With all of the information that I have posted on this website, I wanted to focus on five pieces of evidence that support Gardasil safety facts. This article’s purpose is to take all of those 100s of thousands of words across those nearly 200 posts and digest them into a simple set of discussion points whenever you run across some of that Gardasil hatred.
Or maybe you’re on the fence about protecting yourself or your loved ones from cancer, but you have heard all of those claims about Gardasil safety and effectiveness. This article is for you. Continue reading “Gardasil safety facts – debunking myths about the HPV vaccine”
Over the past couple of the months, this website has published three tragic vaccine stories – each involved the death of a child whose life was taken too early. Each of these grabbed everyone’s heart and made all of us empathetic to the pain of the parents. However, these stories were much more nuanced and complicated than what has been presented in some parts of the internet. And they put some of us in the crosshairs of the anti-vaccine world.
Whenever our side (you know, the pro-science, pro-vaccine side) writes about these stories, people invent strawmen claiming that we are not empathetic or sympathetic to the families whose child had died. Of course, every one of us who writes about these stories is incredibly affected by them. They make us cry. They make us hug our children.
Nevertheless, we still feel compelled to sort fact from fiction. We look at these stories with skeptical eyes, not because we want to attack the parents of these children. Instead, we want to make sure that the scientific facts are not ignored, which could lead to a false narrative about vaccines.
Of course, many of us wish we didn’t have to write these stories. I personally try to ignore them, because the stories are so incredibly complex, and I feel so incredibly sympathetic towards the parents, even if they are pushing an unfortunate narrative about vaccines. Eventually, these vaccine stories become tropes on social media, and, at some point, I feel like an analytical approach to the story is necessary. Which leads to this article – I want to make make it clear what I feel and how I react to these vaccine stories. Continue reading “Tragic vaccine stories – being empathetic while reporting the facts”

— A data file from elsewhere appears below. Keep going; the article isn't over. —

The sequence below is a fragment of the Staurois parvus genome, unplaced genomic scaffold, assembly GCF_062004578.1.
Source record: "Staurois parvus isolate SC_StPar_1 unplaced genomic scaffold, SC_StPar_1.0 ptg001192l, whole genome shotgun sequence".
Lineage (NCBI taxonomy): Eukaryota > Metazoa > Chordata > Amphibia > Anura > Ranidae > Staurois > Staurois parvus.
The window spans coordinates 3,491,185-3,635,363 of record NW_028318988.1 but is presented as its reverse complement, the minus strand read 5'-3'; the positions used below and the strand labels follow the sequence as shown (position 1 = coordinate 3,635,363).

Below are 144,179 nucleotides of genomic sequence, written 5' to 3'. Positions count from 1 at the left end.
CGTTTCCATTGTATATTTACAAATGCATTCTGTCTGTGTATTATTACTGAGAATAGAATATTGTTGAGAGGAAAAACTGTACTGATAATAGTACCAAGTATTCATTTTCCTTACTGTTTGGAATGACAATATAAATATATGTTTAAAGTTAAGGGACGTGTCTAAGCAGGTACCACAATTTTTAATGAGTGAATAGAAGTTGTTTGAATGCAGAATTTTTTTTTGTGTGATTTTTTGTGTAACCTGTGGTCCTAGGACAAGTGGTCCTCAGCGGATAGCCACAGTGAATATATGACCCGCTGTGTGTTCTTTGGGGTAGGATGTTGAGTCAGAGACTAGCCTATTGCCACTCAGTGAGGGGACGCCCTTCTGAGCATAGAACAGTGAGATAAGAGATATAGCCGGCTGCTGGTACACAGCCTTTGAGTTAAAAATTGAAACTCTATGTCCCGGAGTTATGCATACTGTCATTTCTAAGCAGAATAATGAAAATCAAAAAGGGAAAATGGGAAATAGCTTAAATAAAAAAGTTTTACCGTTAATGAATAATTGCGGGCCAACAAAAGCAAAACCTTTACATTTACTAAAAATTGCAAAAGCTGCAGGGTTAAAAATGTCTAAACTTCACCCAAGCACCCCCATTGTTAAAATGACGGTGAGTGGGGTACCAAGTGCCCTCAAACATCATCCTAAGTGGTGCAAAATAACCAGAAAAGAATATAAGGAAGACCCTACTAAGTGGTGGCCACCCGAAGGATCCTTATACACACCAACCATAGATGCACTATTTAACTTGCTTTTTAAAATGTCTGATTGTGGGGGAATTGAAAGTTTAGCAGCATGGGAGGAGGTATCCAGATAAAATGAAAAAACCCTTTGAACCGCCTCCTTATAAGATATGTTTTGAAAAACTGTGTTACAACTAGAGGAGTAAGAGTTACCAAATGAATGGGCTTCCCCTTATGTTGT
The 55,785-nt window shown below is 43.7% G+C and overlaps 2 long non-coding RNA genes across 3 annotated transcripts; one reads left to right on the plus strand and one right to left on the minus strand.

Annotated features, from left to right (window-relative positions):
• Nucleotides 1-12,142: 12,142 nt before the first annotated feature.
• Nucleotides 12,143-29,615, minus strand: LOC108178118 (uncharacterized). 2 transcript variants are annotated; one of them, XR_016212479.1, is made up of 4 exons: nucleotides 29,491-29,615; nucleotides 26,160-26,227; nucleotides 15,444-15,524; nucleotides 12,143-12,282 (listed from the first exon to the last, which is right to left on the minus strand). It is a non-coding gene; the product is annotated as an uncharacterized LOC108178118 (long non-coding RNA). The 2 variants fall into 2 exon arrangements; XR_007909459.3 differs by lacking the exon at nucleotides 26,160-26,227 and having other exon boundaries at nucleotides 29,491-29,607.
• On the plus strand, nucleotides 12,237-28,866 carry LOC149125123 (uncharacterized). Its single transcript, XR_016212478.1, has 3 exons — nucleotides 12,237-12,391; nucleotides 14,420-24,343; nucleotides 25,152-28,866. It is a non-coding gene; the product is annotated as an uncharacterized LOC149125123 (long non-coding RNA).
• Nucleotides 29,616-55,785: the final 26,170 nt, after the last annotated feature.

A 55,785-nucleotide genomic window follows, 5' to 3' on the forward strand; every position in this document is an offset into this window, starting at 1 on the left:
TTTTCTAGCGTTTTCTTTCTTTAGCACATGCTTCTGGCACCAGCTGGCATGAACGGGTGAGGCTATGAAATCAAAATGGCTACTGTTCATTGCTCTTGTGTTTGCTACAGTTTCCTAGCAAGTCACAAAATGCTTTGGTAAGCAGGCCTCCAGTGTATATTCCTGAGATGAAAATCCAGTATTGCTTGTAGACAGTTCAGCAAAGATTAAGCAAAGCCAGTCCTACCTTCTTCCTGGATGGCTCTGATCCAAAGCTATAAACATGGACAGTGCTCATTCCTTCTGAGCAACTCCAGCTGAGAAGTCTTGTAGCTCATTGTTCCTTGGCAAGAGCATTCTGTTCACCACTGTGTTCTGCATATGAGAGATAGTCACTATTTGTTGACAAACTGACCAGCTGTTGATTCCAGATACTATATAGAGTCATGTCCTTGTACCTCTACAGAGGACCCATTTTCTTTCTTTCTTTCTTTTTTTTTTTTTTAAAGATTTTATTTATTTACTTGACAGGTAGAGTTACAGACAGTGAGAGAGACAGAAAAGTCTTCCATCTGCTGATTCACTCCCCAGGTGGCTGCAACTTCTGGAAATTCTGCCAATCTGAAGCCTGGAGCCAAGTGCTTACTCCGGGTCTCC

Although I have no poll numbers sitting in front of me, and certainly no scientific peer-reviewed research, I just have a feeling that if you scratch the surface of an anti-vaccine activist, you will find that if they could hate one vaccine, it would be Gardasil. And one of the arguments will be all about Gardasil effectiveness – they claim it doesn’t actually prevent cancer.
When you couple their false claims about the dangers of the vaccine with the claims about the lack of Gardasil effectiveness, you’d probably agree with the anti-vaccine crowd. Despite these false claims, HPV vaccine uptake has slowly grown in the US and other countries.
I’ve written nearly 200 articles about the HPV cancer-preventing vaccine, but most of those are focused on debunking myths and confirming the safety of the vaccine. I’m going to focus on a quick primer about Gardasil effectiveness in preventing cancer. Stay tuned for some interesting science. Continue reading “Gardasil effectiveness – yes, HPV vaccine does protect you against cancer”